“Old King Clancy”
March 23rd, 2009
As a Canadian, I’m kind of madly in love with the pastiche rendition of Canada that How I Met Your Mother has been propagating, in particular this season: between “Little Minnesota” and “Old King Clancy,” Canada has become something entirely unrealistic but, through the show’s sheer exuberance, a fairly powerful force within the show’s universe. When Barney, towards the end of this week’s episode, curses Canada for ruining what should have been a momentous story by making it as obscure and Canadian as possible, we fundamentally disagree: for us, it only makes it funnier.
That part of “Old King Clancy,” ostensibly the B-Story, was definitely its strongest, especially when combined with the latest viral website that the show has so wonderfully put together: CanadianSexActs.org. The rest of it wasn’t particularly inspired, but the show used its jokes to good effect, throwing enough of the show’s hallmarks into the equation that it never felt like a simple sitcom story, always maintaining something that makes the show distinct. The show was essentially doing its “economic downturn” storyline with this one, but it always felt like they were doing it in a way that only this show would do, and showing it to us in the most narratively interesting fashion.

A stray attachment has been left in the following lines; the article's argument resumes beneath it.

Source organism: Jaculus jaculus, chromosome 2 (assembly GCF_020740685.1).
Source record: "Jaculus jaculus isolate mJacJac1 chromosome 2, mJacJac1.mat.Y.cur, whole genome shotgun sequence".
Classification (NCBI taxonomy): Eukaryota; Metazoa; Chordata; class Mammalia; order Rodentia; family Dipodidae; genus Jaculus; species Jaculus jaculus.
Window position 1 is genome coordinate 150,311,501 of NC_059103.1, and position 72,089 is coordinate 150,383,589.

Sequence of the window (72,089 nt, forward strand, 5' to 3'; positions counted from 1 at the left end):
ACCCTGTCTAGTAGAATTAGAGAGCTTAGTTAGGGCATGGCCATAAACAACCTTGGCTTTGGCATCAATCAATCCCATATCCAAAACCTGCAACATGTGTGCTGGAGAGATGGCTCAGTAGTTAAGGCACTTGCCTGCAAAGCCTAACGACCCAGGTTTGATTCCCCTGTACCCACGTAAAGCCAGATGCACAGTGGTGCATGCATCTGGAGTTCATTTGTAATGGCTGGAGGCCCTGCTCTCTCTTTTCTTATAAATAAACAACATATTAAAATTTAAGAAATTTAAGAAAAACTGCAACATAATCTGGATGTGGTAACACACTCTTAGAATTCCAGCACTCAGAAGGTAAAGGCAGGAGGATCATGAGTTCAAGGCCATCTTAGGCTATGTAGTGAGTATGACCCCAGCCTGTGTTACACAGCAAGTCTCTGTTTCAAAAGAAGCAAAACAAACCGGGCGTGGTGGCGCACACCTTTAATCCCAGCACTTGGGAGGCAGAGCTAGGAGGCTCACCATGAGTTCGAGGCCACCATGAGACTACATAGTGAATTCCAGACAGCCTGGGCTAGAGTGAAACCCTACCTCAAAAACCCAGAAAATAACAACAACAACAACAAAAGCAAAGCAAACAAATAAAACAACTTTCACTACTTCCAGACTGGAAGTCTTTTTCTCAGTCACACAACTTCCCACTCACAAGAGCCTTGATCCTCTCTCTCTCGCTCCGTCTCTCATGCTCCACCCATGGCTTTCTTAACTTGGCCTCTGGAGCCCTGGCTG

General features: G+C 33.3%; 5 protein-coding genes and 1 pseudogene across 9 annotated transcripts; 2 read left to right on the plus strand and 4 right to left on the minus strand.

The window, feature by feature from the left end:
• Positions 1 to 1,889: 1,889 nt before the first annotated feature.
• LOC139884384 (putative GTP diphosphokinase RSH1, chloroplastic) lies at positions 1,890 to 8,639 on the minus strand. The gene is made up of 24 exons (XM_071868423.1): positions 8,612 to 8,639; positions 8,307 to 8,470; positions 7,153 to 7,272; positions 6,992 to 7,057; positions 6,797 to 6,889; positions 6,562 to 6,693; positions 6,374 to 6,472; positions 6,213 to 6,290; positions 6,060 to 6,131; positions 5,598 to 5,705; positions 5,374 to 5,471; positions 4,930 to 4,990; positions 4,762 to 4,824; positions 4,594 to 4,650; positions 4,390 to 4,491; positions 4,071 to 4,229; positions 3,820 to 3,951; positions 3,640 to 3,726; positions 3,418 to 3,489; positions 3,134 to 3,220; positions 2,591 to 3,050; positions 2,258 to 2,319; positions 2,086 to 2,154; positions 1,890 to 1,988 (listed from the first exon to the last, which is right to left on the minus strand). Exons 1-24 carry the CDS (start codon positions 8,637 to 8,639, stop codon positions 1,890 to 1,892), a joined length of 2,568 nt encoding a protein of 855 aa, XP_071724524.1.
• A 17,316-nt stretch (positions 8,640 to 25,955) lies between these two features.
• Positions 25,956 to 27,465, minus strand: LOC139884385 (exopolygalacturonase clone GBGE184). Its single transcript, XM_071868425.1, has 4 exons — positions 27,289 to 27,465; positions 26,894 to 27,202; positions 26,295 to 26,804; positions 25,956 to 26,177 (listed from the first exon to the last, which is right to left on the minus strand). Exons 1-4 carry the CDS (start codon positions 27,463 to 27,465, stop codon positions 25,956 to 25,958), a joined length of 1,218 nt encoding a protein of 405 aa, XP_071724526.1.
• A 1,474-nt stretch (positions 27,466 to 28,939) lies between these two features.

Of course, considering that the Halifax Fudge Badger made it into the list of Canadian Sex Acts (I’m from outside of Halifax), I was going to love this episode regardless.